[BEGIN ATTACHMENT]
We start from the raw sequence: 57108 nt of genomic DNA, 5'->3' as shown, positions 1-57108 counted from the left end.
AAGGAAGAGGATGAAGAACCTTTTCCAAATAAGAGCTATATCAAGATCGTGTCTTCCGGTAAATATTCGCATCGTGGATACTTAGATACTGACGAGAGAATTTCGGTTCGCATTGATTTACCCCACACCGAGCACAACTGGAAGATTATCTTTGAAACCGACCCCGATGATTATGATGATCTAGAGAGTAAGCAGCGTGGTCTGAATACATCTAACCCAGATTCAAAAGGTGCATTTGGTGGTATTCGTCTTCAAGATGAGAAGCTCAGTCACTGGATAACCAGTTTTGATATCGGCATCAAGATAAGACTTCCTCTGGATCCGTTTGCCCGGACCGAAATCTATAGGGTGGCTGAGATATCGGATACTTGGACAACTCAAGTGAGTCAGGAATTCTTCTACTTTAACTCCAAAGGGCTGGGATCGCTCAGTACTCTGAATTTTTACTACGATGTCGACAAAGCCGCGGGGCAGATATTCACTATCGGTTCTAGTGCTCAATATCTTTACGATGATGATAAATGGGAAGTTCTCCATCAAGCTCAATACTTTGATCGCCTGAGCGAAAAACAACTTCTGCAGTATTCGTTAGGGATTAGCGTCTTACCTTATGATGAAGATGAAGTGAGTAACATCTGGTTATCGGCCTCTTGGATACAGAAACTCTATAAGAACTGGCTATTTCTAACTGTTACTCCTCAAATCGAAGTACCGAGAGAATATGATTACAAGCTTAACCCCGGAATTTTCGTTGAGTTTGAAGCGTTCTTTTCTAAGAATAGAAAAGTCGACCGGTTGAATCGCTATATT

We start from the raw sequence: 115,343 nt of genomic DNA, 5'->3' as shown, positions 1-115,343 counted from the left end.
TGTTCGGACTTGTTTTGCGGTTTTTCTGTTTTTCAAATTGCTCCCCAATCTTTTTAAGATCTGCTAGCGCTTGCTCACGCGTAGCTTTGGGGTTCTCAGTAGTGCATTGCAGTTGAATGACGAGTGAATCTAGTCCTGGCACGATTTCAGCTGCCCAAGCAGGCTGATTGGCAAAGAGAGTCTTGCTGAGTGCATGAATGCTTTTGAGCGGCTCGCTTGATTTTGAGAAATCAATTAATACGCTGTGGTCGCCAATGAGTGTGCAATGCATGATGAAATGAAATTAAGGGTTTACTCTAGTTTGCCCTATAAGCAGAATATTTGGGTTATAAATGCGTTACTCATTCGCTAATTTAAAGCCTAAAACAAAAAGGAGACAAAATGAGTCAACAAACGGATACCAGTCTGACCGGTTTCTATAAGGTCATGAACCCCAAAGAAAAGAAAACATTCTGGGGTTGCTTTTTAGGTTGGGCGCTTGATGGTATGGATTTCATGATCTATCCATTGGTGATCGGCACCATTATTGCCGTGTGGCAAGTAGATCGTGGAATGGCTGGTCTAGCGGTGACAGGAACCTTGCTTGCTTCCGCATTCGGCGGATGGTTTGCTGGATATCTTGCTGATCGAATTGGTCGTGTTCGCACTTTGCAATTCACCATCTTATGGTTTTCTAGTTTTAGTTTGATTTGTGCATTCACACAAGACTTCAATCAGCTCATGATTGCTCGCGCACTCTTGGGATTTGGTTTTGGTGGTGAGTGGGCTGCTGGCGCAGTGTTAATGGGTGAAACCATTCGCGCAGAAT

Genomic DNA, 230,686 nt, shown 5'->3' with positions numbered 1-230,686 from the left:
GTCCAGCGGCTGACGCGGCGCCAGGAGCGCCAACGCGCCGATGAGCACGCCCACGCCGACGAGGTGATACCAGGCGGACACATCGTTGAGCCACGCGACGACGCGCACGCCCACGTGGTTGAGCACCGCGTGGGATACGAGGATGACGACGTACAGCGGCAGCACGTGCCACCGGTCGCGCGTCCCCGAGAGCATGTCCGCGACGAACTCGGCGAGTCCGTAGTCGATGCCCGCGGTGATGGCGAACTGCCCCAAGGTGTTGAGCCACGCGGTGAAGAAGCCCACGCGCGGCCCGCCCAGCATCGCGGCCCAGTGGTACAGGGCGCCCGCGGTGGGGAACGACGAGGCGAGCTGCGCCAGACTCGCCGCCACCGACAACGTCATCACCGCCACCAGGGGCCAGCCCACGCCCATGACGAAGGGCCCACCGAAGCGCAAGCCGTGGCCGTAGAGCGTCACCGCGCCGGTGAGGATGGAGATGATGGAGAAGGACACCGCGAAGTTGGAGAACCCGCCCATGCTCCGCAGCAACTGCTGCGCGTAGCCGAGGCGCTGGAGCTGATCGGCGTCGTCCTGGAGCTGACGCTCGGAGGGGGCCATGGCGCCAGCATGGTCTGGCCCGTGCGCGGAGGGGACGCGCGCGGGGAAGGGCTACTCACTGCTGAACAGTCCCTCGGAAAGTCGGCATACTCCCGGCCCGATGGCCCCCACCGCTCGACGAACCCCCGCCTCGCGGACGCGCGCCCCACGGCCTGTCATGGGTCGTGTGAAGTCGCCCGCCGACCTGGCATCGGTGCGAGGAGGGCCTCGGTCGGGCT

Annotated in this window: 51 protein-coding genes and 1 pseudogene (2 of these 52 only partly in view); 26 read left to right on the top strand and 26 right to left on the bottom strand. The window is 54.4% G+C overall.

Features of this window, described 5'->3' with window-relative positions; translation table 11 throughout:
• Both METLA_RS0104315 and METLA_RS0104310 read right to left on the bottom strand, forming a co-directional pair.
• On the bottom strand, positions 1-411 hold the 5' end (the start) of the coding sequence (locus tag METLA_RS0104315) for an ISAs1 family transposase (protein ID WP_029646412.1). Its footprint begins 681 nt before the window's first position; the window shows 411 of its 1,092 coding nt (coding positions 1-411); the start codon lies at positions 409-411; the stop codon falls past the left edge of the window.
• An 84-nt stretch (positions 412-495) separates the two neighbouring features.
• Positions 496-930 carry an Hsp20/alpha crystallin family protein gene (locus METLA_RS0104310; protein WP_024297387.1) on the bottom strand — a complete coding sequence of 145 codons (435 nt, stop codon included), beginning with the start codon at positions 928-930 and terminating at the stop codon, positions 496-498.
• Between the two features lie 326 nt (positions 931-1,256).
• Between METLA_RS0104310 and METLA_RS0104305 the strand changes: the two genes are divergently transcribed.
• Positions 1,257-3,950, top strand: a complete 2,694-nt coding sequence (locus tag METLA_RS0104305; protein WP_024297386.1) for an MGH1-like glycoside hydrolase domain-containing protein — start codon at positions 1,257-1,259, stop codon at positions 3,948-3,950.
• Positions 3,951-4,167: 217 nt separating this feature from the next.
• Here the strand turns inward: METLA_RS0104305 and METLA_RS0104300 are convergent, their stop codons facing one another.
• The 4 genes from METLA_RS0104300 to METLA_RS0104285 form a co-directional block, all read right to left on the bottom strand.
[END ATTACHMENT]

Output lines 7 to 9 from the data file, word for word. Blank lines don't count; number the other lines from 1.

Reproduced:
Annotated in this window: 51 protein-coding genes and 1 pseudogene (2 of these 52 only partly in view); 26 read left to right on the top strand and 26 right to left on the bottom strand. The window is 54.4% G+C overall.

Features of this window, described 5'->3' with window-relative positions; translation table 11 throughout:
• Both METLA_RS0104315 and METLA_RS0104310 read right to left on the bottom strand, forming a co-directional pair.